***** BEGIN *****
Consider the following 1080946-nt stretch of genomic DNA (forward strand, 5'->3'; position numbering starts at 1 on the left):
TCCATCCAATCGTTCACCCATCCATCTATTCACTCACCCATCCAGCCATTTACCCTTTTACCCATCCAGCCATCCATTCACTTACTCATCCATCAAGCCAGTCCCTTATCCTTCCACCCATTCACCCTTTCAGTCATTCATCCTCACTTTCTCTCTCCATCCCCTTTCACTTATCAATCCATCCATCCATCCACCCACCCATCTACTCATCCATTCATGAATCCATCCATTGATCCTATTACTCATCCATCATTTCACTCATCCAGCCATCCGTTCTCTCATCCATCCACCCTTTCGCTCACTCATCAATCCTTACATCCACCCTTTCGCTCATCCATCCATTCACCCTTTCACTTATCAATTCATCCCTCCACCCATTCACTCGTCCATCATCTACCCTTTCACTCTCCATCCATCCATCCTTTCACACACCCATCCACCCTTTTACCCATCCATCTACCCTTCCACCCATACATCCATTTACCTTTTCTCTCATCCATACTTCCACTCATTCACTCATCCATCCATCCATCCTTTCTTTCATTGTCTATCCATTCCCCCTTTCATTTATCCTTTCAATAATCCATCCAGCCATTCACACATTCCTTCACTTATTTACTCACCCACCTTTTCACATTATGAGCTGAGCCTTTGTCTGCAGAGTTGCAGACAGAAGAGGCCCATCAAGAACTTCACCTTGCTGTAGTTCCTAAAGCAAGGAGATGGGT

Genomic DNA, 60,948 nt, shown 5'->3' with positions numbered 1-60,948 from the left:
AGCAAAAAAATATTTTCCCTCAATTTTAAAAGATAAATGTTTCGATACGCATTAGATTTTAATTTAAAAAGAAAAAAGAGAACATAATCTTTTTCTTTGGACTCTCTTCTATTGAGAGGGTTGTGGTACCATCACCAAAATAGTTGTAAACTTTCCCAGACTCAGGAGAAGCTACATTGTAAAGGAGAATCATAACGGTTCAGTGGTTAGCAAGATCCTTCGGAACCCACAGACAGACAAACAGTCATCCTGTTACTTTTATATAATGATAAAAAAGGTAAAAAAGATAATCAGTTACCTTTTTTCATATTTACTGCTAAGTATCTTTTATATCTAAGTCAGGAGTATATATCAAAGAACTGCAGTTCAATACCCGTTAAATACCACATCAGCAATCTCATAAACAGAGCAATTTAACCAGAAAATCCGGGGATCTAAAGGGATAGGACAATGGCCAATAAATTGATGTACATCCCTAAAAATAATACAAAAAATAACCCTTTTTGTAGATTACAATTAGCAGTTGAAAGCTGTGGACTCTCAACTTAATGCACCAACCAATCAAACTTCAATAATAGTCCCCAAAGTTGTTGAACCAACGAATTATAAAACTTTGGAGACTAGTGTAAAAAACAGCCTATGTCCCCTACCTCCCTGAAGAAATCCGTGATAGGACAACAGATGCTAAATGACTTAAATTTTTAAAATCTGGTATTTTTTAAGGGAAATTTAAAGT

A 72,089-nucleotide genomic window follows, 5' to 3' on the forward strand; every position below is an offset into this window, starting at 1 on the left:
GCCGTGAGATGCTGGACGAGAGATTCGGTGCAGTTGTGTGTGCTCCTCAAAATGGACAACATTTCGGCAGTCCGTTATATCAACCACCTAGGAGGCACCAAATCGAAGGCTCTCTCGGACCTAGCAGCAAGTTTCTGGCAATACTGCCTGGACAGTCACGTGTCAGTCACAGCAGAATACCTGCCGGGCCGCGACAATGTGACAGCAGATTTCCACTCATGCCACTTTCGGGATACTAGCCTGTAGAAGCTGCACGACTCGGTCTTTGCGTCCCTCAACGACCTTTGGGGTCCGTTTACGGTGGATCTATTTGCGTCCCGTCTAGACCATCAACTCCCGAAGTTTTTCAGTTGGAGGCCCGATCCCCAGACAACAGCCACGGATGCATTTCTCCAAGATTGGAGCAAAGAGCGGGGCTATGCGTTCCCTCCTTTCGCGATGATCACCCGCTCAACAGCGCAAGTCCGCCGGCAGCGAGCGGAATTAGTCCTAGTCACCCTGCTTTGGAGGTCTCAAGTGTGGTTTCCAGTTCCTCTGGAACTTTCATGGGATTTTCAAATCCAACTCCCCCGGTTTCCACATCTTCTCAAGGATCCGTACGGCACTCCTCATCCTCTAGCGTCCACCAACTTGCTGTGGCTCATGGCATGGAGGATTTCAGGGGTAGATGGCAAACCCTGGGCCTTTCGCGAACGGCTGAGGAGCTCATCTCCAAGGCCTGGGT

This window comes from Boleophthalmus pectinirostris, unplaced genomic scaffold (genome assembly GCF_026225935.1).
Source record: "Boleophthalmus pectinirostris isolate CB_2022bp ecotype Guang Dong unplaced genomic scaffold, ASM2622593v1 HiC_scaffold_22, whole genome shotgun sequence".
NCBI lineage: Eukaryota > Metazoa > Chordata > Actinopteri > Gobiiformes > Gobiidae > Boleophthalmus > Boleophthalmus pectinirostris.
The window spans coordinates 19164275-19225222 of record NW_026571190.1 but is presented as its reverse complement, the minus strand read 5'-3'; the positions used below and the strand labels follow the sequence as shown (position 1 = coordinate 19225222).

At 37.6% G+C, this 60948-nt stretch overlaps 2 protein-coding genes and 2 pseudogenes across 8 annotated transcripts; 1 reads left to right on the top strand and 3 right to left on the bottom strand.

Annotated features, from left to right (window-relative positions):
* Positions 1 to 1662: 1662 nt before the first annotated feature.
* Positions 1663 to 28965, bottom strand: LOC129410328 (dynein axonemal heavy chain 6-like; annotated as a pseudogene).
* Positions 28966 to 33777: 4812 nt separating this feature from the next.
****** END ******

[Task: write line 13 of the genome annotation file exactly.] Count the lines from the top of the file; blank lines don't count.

* Positions 1 to 1662: 1662 nt before the first annotated feature.